Pre-recorded presentations can still be interactive. I created this one for you to view on VoiceThread, which allows the user to upload a presentation and add voice clips. It is definitely not as dynamic as the live presentations, as I couldn’t switch between screens or allow for video use. Instead, I had to encourage viewers to head to my website in order to watch the videos I was speaking of. It can still be interactive, though. If I encouraged viewers to be online at the same time, they could record comments, type questions, and interact with me in a less personal way. Similarly, by subscribing to a thread, I can comment back to people at a later date. From a creator standpoint, one benefit of pre-recorded presentations is that you have the opportunity to write down and read what you want to say. This ensures that you say everything you want to say instead of getting interrupted or forgetting something important. A benefit as a viewer is that you can watch the presentation and interact at your own speed at your own time. Because this presentation will always be online, you don’t have to be available at the pre-set times.
Overall, I wish that I had been successful in my attempt to livestream my presentation, as I think it would have been more engaging, however, this will do for a first attempt. You can view it below or see it here. Broadcasting yourself allows you to share your educational talents with a large audience through various formats. It can be intimidating, but in a world where we educators have so much to do, it is important to share the wealth and the knowledge that comes with it.
Sometimes, teaching kindergarten, we have to take ideas that are excellent for older students and tweak them to fit our needs. Integrating social networking into teaching and learning is one of those ideas. It’d be great if kids could post to Facebook using hashtags or send out live tweets to one another. But we have a few problems. First, these kids are too young to host social networking sites. Second, as a teacher, we have to wrestle with our own, our district’s, and parents needs for child privacy and online presence.
There is a way around this in kindergarten, though. A website called Lemme Tweet That For You allows users to create fake tweets and publish them to another site. It even gives you fake followers and fake stats. Even though kids aren’t stellar typers in Kindergarten, Twitter’s 140 character limit is more than enough for a kindergarten sentence. I manipulated a lesson plan that I already have to incorporate Lemme Tweet That For You “tweets.” Every week, kids learn a new high frequency word. They read it, write it, find it in word searches, and use it in sentences. Using the web based programs, and with the help of an adult or older buddy class, kids can create uniform (fake) Twitter Handles, use the word in a sentence, and add a hashtag of the word. In the sample below (click on it to see a bigger version), I used the handle @B4Kinders (we are kindergarteners in room B4), wrote my sentence, and used the hashtag #too. You can use uniform handles like @B4Jonny or @B4Sally to designate kids. You have the option to add a photo or not. Be careful, though: This site pulls real twitter handles from Twitter if they exist. Be sure to test each uniform handle before giving them to kids.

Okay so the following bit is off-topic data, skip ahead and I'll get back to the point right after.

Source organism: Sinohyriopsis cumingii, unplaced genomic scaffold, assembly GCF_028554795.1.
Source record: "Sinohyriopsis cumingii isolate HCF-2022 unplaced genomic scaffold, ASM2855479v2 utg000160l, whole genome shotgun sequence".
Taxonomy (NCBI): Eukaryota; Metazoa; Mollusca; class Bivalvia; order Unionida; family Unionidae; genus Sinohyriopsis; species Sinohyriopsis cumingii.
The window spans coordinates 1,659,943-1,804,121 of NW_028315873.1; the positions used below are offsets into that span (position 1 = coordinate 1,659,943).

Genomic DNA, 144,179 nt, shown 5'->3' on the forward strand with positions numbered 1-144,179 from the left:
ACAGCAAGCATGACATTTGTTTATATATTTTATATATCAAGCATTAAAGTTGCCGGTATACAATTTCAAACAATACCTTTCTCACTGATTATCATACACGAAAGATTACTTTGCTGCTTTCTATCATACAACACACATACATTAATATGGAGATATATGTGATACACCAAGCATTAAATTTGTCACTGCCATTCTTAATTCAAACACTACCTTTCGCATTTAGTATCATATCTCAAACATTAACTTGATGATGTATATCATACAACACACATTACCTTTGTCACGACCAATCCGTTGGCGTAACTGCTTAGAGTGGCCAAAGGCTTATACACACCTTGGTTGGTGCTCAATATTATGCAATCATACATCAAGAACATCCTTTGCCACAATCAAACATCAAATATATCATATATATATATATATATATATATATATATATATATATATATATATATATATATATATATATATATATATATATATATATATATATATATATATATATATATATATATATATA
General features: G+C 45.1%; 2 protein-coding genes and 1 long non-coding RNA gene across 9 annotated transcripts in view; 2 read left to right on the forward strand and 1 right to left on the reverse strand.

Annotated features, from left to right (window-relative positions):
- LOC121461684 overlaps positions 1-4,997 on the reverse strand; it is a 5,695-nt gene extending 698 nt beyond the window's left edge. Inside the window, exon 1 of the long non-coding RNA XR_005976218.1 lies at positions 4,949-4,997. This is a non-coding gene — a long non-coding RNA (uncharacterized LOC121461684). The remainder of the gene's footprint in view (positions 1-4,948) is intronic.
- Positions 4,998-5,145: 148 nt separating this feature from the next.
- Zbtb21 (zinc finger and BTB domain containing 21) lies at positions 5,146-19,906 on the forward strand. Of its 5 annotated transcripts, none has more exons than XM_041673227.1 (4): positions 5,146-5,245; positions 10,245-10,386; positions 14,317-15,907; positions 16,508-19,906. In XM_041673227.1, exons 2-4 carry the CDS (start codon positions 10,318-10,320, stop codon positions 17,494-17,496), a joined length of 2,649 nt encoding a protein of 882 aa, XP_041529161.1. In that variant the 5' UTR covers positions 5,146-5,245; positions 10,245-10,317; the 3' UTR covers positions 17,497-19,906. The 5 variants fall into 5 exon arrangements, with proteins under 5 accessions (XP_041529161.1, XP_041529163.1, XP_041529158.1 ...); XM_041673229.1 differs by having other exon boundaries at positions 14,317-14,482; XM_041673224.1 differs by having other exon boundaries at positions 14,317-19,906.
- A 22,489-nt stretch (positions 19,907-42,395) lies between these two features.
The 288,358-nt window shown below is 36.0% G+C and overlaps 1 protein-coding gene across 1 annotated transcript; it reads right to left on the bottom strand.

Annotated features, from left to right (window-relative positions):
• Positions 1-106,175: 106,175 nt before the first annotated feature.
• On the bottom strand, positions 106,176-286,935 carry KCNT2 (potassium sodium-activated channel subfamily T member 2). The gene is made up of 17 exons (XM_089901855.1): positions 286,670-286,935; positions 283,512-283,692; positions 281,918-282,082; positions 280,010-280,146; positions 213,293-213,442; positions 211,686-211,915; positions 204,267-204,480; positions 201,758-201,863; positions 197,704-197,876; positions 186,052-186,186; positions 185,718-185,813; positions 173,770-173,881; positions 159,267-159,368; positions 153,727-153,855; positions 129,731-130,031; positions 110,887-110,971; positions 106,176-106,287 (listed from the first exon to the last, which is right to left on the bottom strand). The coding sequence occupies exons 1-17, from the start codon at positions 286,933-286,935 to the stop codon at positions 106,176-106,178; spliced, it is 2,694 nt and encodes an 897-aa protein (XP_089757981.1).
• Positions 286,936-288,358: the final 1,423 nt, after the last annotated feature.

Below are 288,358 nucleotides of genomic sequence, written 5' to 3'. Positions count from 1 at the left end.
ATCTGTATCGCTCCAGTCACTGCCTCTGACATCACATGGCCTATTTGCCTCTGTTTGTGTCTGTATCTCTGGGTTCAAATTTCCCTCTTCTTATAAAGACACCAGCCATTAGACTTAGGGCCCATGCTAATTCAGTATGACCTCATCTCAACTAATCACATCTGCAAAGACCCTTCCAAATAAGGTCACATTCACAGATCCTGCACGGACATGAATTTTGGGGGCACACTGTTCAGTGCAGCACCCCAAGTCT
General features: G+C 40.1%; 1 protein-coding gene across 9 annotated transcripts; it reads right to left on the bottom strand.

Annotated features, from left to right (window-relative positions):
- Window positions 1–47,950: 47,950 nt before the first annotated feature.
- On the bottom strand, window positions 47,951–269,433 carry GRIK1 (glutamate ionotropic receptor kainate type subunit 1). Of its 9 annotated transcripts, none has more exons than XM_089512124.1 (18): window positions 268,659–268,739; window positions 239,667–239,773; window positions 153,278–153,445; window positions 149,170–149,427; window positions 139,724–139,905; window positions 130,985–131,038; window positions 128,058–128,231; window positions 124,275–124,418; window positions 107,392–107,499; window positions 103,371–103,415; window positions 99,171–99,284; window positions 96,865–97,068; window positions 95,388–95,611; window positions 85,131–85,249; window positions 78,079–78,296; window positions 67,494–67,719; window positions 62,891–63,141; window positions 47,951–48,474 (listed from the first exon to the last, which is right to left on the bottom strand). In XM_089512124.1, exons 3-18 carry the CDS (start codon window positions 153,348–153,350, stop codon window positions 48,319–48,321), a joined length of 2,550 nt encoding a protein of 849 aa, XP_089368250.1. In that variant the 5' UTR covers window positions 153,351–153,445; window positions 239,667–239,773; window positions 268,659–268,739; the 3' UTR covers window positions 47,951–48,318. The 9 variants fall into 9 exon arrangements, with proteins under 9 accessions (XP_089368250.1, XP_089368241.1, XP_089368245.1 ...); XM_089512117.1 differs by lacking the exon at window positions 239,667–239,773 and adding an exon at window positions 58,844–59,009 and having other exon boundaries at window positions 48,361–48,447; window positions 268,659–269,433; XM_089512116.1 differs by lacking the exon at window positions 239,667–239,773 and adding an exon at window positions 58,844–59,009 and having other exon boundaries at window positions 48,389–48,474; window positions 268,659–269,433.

It is easy enough to teach kids to take screen shots on an iPad. By holding down the home button and the power button, a screen shot is taken. (It is probably going to be easiest to manage this if I’m using a small group set of iPads instead of 1:1, so that I can pull more images off one device in a faster time.) Left at that, I can then go back in to the iPads, pull the screenshots, and collect them in one place to later share and talk about with the kids. How fun is it for them to see them all in once place! Although I’m only in week one of doing this, I’m imagining that kids will be encouraged to write bigger and better sentences if they know they are going to be shared with the class!
Although it’s not traditional, there are ways to add (albeit fake) social networking into kindergarten life. Give it a try!
The 365 Project is an online digital photo project that employs participants to take and upload a digital photo every day for an entire year. There are no strict rules; simply upload one photo per day that you took and want to share. This week, I did a mini photo challenge and shared a photo every day for a week. You can find them all here.
Taking photos is nothing new to me. Although I am by no means a professional photographer, I often have my camera on me and have taken a few photos over time that I am proud of. For this challenge, I gave myself a few “rules” to make it more of a challenge than just taking photos. Rule #1 was that I would upload a picture at the end of my day that best exemplified my day. Rule #2 was that I had to be able to describe in it two words or less. I didn’t want to ramble on about the importance of the photo. I wanted the photo and the caption to speak for itself.
It was a fun process. The extra rules I gave myself forced me to take many more pictures in a day than I normally would. Reason being that because I wanted to share what most shaped my day, I had to take a picture of everything, lest nothing better came along! It forced me to think about what I was taking a picture of as well. What photo do I take that will tell the story I want to tell? Will this photo look just like yesterday’s or will I take a different style of photo?
I can see using a challenge like this in upper grades where students may have their own cell phones. I can see a photo challenge being useful to document a vacation (Christmas Break, Spring Break) and provide the scaffolding for a narrative story. Additionally, it could be used in science or social studies to curate a portfolio on life sciences or local culture. In younger grades, you could accomplish the same with iPads, but you’d have to determine if you really want kids carrying them around everywhere they go. One social studies standard of kindergarten is understanding your community. A photo challenge such as this would be a great way for students to learn about their own unique community. If you have good parent involvement, a challenge like this would work well. If kids couldn’t do it at home (or wouldn’t have support) those students could be encouraged to document the school community.
Overall, it was a fun challenge and I see some good uses for it in an educational setting.
7 Day Photo Challenge – Day 7: procrastination
7 Day Photo Challenge – Day 6: Snow day!